AirCastle believes that Airbus and Boeing will re-engine their stalwart A320 and 737 lines but entry-into-service may be a year or two later than is being bandied about in the media.
"I think there is enough pressure on at least one of the manufacturers is to do a re-engining," Ron Wainshal, AirCastle's CEO told an investor's conference on 6 April, without naming the manufacturer. "Whatever you hear from the manufacturers in a timeframe, you have to add at least one or two years for it."
"We take re-engining seriously," Wainshal continued. "One of the great attributes to our market is that it is a duopoly. With only two choices, you don't have a fragmented market. Along comes Bombardier, who says they are going to encroach on [Airbus' and Boeing's] market. Airbus and Boeing won't build a brand new airplane but will hang a new engine on it. It will make anybody think twice about choosing Bombardier."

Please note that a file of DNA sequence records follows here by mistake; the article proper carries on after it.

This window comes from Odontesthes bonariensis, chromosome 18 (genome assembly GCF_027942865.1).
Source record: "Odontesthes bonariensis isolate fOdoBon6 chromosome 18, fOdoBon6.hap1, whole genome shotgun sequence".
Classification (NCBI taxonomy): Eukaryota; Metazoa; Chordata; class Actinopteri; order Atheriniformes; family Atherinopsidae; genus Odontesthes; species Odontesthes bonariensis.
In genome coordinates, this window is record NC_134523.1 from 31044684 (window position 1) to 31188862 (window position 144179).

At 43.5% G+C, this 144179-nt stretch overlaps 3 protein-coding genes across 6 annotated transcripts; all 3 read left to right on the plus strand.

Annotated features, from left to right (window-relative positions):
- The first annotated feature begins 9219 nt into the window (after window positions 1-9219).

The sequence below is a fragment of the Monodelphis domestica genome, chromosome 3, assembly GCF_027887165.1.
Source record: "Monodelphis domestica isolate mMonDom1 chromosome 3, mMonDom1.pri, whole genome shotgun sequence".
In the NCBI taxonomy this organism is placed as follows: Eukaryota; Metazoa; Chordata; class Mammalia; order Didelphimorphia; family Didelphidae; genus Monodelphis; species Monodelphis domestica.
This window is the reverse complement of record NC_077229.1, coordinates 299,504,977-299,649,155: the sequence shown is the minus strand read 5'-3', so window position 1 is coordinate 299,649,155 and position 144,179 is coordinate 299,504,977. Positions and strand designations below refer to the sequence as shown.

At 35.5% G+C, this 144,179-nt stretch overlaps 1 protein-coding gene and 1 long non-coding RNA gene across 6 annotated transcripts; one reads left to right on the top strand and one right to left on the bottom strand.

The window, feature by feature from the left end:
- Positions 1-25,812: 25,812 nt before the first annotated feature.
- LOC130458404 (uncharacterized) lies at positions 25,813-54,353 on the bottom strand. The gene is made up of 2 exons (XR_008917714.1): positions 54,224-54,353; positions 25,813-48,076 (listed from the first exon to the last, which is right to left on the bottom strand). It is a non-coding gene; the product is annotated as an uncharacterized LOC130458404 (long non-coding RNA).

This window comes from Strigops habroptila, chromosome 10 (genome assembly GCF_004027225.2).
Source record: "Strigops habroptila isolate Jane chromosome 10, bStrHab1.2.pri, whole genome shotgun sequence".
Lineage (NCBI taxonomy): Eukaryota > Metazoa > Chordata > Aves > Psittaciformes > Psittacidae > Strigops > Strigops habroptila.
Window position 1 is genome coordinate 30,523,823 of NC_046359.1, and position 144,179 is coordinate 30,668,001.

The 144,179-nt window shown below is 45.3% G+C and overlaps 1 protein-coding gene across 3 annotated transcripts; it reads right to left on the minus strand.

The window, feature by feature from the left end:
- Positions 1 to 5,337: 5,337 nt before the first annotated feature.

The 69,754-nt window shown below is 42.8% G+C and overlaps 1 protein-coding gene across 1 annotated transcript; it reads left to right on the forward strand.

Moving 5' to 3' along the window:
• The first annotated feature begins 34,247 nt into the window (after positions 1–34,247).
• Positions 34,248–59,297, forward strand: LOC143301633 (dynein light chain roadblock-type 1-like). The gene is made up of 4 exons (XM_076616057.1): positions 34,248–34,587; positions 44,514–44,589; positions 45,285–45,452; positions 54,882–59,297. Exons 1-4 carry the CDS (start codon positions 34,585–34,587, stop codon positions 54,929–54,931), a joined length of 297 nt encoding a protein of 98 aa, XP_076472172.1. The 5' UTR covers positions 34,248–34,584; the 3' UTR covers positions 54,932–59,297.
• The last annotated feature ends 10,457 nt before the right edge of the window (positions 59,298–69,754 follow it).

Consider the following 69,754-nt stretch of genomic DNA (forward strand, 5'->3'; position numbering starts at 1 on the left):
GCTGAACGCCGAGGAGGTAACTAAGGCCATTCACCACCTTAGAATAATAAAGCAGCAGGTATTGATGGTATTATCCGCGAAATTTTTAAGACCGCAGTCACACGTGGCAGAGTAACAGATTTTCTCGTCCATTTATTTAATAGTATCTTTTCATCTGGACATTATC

The prospect of re-engining means that AirCastle may alter its acquisition profile. Instead of acquiring used aircraft that are only a few years old, the lessor may shift to aircraft that are five-eight years old with a "safer" residual value profile.
Wainshal continues to shy away from speculative orders.
"We tend to have a bias against new orders. We have to have a really compelling reason for pricing," which was achieved as an early customer for the Airbus A330-200F. "You have to have pre-delivery payments, which are very difficult to finance." He called the large order books held by several lessors as a "burden."
Wainshal also predicted that the leasing industry will look very different in two years either through mergers or significant portfolio acquisitions.